The Senate will perform at 8:30 p.m. on Wednesday, Feb. 3 in the PAC Concert Hall. Phot courtesy of the Senate.

The Senate will perform at 8:30 p.m. on Wednesday, Feb. 3 in the PAC Concert Hall. Phot courtesy of the Senate.

By Alex Bacon/The AS Review

Seattle’s rock and roll string band, The Senate, will be performing at 8:30 p.m. on Wednesday, Feb. 3 in the PAC Concert Hall with Austin Jenckes and Spencer Goll Band opening.    Tickets are $8 for Western students with ID or $12 general admission. The show is being hosted by the Noise Pollution Music Club.

The AS Review caught up with Nick Drummond, The Senate’s songwriter, singer and guitarist.

The AS Review: Let’s start at the beginning.  Can you tell me how the Senate started?

Nick Drummond: How the Senate started, oh goodness.  We started, myself and Oliver [Franklin], the other guitarist in the band, just kind of doing shows together after high school.  And people I guess were kind of paying attention to that.  Eventually after doing like three or four [shows] Andrew [Pulkrabek], our bass player, kind of joined up.  He was a friend of Oliver’s from middle school. When we got the fullness of sound that that created, it started to take off from there a little bit. And we built up doing the coffee shop circuit around Seattle and then doing shows a little more farther afield, up in Bellingham actually quite a bit.  It just kinda took off from there, in a grassroots fashion.

ASR: What’s the best part of being in The Senate? Being a band?  Being in a band?

ND: It’s a wonderful outlet. I feel incredibly privileged to play with guys who want to play the songs that I write.  That’s really an immense privilege I feel.  We are very fortunate that people tend to enjoy what comes out from us on stage. So it’s a very fulfilling experience and it’s also a great way to feed the songwriting habit that I have.  And I think that the friendships we have on stage or in the band is really one of the best things to have come out of this. We’re really close and we really enjoy what we do together.  I feel very fortunate to be able to play with really cool musicians songs that I like.  For me, that’s the best thing.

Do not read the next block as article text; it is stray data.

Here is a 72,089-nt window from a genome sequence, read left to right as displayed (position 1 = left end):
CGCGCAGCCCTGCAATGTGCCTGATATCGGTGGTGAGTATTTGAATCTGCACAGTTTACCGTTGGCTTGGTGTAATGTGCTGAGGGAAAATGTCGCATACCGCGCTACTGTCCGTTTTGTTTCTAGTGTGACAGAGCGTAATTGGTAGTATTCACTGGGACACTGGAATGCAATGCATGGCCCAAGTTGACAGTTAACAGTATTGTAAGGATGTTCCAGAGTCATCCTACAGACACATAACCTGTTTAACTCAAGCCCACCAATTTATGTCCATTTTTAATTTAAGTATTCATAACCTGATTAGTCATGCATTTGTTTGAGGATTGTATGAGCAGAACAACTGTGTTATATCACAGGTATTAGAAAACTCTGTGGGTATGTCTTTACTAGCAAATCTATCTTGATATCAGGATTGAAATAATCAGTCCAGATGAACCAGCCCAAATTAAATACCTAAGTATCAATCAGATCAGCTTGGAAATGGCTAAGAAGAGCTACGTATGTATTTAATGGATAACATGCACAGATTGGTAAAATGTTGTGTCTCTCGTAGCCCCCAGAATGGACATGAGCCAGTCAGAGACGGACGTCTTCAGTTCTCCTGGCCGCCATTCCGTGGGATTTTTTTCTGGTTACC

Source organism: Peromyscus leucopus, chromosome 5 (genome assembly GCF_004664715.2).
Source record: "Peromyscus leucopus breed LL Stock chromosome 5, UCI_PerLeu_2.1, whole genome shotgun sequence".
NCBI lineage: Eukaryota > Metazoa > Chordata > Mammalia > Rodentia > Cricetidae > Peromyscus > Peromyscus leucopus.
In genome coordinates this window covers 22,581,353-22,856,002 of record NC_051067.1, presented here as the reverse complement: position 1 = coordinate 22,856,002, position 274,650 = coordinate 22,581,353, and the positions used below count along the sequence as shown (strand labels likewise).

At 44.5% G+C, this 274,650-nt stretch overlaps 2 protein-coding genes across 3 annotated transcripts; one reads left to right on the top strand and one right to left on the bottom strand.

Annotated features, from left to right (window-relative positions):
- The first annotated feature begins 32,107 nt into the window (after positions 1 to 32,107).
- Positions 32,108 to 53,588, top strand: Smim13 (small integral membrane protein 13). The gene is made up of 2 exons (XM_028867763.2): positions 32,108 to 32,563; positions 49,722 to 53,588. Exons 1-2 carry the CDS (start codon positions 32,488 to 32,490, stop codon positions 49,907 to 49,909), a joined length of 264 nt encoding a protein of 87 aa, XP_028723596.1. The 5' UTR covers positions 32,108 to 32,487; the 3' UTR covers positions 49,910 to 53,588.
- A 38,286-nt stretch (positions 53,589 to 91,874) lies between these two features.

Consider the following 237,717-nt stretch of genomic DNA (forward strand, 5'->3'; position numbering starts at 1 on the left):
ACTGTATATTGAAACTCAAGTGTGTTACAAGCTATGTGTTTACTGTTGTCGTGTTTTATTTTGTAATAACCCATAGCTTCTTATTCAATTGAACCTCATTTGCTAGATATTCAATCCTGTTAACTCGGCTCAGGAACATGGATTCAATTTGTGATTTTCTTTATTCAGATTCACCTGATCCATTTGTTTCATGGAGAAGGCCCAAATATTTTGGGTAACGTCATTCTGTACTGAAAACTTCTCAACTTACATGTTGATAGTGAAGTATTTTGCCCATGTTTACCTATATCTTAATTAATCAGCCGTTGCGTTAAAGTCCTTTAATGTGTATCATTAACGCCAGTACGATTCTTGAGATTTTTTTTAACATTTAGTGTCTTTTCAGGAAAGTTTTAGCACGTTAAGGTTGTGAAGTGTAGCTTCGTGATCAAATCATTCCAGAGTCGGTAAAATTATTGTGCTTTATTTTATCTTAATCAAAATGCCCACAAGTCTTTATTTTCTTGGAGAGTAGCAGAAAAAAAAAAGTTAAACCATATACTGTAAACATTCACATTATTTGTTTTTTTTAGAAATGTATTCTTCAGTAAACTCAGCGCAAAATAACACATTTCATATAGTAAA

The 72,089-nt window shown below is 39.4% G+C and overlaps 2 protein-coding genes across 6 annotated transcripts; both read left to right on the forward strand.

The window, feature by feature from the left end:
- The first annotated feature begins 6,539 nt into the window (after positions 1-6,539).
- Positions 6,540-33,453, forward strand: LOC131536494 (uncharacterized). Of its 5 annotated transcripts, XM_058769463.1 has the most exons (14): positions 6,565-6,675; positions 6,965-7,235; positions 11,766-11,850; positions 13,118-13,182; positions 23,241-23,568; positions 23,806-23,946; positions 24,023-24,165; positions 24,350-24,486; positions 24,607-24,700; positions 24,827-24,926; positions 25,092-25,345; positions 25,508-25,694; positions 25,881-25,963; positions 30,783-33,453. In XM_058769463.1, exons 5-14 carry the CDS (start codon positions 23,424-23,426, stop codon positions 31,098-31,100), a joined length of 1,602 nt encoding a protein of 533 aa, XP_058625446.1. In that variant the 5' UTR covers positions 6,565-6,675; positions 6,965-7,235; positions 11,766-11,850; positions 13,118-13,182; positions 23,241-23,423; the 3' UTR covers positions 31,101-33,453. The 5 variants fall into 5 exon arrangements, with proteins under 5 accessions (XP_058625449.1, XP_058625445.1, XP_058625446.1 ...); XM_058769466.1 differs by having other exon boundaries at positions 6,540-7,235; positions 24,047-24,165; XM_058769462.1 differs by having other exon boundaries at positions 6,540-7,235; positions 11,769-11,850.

ASR: So The Senate has been getting back together.  Can we look forward to any new music or seeing more of you in the future?  Or are you just getting back together for fun right now?

ND: This is kind of just getting back together for the fun of doing it.  I think this band has run its course a little bit.  I mean we might pop up and do shows in the future periodically but right now we just want to do the stuff we really enjoy and up in Bellingham we have. The fans have been really good to us and … there’s a special place in our heart for our Bellingham friends.  It feels really good that we have this opportunity to come up and play at Western again because we’ve done a lot of shows there and had a really good time.  We’re doing this right now simply because we still love it.  I think we’re all kind of moving on from the band a little bit but we still very much enjoy putting on shows and playing together. ….  It’s for the love right now.

ASR: So I know you’re moving forward with your own solo project. How’s that going?

ND: Well, I haven’t spent all that much time on it, actually.  I did some traveling and took some time off [and] spent all this time to myself and that was really nice.  That’s definitely the next step for me.  I’m in the process of looking for the right people to play with, so that’s where that is right now.  I wouldn’t really call it a solo project.  I did do a solo album over the summer but I just kind of wanted to do it, but it wasn’t really striking out on my own at all.  I consider myself kind of an ensemble guy. … I like playing with people.  And I’m very excited to find new folks to create a project with.  … The other band was a great place to start but I have kind of discovered that I have no choice but to keep doing this and try to see where it goes.

ASR: Do you know what’s next for the other members of the band?

ND: Andrew is moving to the Bay Area to do vaudeville work. He’s a big vaudevillian. He’s had to put that part of himself on hold or push it to the side a little bit because the band has taken up a lot of our collective time and energy over the past five years or so.  ….  He’s got some great connections down there and I’m excited for him.  Oliver is going [to] continue doing music as well. I think he’s kind of in a similar place that I am right now, which is focusing on having a lot of fun playing and making what we do at the moment right now as full of life and as vibrant as we can make it and then we get through these upcoming shows and spread our wings a little bit.  See where else we can go.  I think we’re very much in the same situation.

ASR: So it sounds like this isn’t going to be a horrible split. It sounds like you guys are leaving on pretty good terms.

ND: Yes, you’re absolutely right and I don’t even really consider it as leaving.  We are such good friends and we’ll continue to see each other a lot and very likely play music together in the future in some form or another. … For me personally, it’s not really an end.  I can totally understand it from a fan’s perspective, someone who likes to see us or likes what we do; they might think, “that’s the end of this band that I like.” … But we’re not leaving each other, we’re not leaving what we love to do.  It’ll come back around.  I’m sure, in some form or another.